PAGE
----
Gradually the picture is filled in: their son has left home; their dog needs putting down; they sleep in separate rooms; Eddie visits another woman more often than he ought to. This is a couple bereft in their empty nest, unable to negotiate this crisis in their marriage. You keep expecting something violent to happen, but it doesn’t as Butler’s portrayal of domestic horror is subtler than that. He shows us how cruel the simple withdrawal of love can be. When Eddie says to Sue “Yer hair’s fallin out”, you feel like hitting him for her. When Sue invites round the sullen boy next door, who tells her lemon squash tastes like pee, you feel like hitting him for her. Butler draws Sue loneliness with compassion, but he also conveys her determination. And, gradually, she breaks through the surly resentment of the two males.
In a play so poignantly focused on loss and neglect, the unsaid, the unseen and the offstage play a huge part. James Macdonald’s production expertly teases every ounce of meaning from the couple strained dialogue and heavy silences. Alan Williams is infuriating as the self-pitying Eddie; Liam Mills is splendidly sulky as the boy-next-door and Linda Bassett is first-rate as Sue, painfully cheerful and resilient in the face of so much contempt. This is not a big play, and its change of key at the end is awkward and unconvincing, but its quiet concern is refreshing. 4 stars FINANCIAL TIMES, Sarah Hemming, Thursday 20 May 2004
I first read Leo Butler’s play on a flight to Bucharest. Even in the upholstered limbo of a passenger jet, the characters leaped off the page. And, seeing James Macdonald’s fine production at the Royal Court Theatre Upstairs, I am still astonished by the 28-year-old Butler profound understanding of marital solitude.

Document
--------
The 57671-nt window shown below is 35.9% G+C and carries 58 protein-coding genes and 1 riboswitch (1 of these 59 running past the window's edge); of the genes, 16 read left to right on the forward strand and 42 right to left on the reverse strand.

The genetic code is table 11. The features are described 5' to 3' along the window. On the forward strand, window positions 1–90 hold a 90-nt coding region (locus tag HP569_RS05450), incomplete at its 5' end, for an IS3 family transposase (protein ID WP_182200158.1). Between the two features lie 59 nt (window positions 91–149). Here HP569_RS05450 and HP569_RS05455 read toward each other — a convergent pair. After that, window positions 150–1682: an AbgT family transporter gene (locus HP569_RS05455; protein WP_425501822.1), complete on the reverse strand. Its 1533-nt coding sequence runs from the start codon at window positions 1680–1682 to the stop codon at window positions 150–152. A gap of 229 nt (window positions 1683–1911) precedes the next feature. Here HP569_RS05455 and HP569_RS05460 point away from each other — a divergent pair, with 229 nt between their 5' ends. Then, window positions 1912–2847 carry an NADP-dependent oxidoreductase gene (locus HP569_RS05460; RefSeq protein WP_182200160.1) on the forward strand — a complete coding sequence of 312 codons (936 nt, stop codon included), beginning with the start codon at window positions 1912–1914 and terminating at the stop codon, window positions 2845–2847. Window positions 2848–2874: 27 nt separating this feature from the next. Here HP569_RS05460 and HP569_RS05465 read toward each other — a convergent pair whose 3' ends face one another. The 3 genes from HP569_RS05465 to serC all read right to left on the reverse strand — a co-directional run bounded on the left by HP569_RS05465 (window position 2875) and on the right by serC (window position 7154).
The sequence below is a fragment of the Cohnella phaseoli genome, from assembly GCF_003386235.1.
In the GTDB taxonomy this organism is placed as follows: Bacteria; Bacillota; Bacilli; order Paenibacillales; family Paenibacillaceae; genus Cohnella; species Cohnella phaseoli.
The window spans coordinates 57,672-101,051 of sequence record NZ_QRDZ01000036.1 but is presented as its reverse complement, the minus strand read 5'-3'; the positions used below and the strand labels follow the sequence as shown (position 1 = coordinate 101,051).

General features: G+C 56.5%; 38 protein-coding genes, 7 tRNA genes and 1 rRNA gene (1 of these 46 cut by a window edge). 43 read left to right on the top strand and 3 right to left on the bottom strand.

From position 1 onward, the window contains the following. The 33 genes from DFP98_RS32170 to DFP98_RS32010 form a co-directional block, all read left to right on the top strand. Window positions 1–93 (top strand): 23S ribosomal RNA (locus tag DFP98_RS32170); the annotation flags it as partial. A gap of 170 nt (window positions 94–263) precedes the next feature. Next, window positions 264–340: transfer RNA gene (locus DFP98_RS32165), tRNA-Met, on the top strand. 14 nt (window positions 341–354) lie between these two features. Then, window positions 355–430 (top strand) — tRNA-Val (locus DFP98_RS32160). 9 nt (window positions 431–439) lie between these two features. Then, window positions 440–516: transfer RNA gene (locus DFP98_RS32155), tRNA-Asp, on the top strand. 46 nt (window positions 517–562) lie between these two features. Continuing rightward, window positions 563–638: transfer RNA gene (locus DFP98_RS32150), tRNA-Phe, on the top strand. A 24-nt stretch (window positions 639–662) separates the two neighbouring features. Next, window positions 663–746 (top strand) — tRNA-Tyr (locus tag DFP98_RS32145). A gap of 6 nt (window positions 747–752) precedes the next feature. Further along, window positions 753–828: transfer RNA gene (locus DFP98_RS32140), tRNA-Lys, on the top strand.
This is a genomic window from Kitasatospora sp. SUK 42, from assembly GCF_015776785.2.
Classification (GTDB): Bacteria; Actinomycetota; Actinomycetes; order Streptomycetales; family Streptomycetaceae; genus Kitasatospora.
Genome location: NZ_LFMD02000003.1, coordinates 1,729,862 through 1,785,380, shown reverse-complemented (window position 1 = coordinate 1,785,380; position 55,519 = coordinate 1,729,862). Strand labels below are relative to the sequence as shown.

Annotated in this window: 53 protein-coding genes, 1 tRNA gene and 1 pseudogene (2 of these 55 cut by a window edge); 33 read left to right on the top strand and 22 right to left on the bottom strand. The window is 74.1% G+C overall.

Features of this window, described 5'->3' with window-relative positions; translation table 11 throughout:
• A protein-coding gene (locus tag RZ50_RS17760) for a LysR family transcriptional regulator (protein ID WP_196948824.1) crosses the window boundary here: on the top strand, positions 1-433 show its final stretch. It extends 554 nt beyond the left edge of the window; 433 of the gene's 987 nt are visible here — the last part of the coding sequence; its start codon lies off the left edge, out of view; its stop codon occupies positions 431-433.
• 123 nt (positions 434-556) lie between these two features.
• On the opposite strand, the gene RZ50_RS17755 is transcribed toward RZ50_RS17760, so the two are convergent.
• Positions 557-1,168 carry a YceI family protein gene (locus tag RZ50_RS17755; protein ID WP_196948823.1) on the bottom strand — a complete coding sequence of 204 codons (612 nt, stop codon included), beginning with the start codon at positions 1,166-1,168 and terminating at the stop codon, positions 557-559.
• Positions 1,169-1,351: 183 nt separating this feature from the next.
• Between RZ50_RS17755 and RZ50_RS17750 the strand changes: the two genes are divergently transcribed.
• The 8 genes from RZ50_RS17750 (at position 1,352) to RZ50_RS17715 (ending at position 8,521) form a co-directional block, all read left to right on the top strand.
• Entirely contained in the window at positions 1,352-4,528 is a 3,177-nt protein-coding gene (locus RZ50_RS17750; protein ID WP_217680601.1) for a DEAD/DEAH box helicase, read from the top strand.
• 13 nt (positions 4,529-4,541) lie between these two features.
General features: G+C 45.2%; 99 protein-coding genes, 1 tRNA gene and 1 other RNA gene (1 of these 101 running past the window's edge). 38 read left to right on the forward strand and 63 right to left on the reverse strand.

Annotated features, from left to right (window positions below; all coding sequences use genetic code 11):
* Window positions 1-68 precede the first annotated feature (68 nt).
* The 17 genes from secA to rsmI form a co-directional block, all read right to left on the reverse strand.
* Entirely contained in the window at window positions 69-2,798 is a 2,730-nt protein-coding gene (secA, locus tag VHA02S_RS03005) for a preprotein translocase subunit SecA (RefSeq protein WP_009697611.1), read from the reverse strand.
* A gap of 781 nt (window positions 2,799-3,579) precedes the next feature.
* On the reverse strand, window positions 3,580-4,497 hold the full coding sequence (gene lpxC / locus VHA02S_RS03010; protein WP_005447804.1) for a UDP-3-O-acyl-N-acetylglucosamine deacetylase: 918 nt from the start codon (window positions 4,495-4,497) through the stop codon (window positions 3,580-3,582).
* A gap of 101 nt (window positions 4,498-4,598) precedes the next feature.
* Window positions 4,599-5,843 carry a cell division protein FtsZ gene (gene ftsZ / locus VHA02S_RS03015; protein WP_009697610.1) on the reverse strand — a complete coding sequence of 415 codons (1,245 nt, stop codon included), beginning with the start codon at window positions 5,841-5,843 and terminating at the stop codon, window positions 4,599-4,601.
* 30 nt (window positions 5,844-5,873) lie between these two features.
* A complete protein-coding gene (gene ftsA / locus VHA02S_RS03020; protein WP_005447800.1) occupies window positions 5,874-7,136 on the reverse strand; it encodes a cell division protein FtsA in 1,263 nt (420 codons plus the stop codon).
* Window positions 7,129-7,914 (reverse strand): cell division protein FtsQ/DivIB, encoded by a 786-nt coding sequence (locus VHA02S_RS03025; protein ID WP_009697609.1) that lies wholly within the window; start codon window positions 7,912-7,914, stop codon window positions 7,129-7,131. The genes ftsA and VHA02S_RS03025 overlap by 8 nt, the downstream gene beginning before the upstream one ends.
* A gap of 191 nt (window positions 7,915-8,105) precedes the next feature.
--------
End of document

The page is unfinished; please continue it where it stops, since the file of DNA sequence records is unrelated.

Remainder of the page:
Nothing much happens on the surface. Yet underneath a lot goes on as Sue and Eddie, a Sheffield couple in their late 50s, share a solitary Christmas dinner. Their son Danny, we learn, is in London with his future bride and her posh family, but Eddie refuses to answer his calls. Starved of love by her distracted husband, Sue craves filial devotion, which she tries to solicit from the sullen 10-year-old next door. Just when you think all is lost, however, Butler gives you a glimpse of a future alive with possibilities.
The opening scenes are filled with a laconic Pinterish sadness: even Sue’s banal enquiry about Boxing Day “Nothinplanned?” carries extraordinary resonance once you realise Eddie is seeing another woman. But Butler’s real theme emerges when Sue announces that she’s reading Ian McEwan’s The Child in Time: a novel about a couple whose baby daughter is abducted. What Butler unerringly pins down is the way the loss of a child grown-up sonxposes the frailties of a loveless marriage.
The acting is as delicately observant as the writing. Linda Bassett is superb as Sue: she conveys not just her sexual and emotional deprivation but also her buried anger, shockingly exposed when she slaps the 10-year-old for rejecting her present of a Sheffield Wednesday shirt.
Alan Williams as the taciturn Eddie and Liam Mills as the sulky kid are equally good and Jean Kalman has devised a highly effective set: one that suggests Sue and Eddie have painted themselves into a corner, but one that springs its own theatrical surprise. There are many noisier plays around but few capture so well the marital stated summed up by Beckett as “alone together, so much shared.” 4 stars THE GUARDIAN, Michael Billington, Thursday 20 May 2004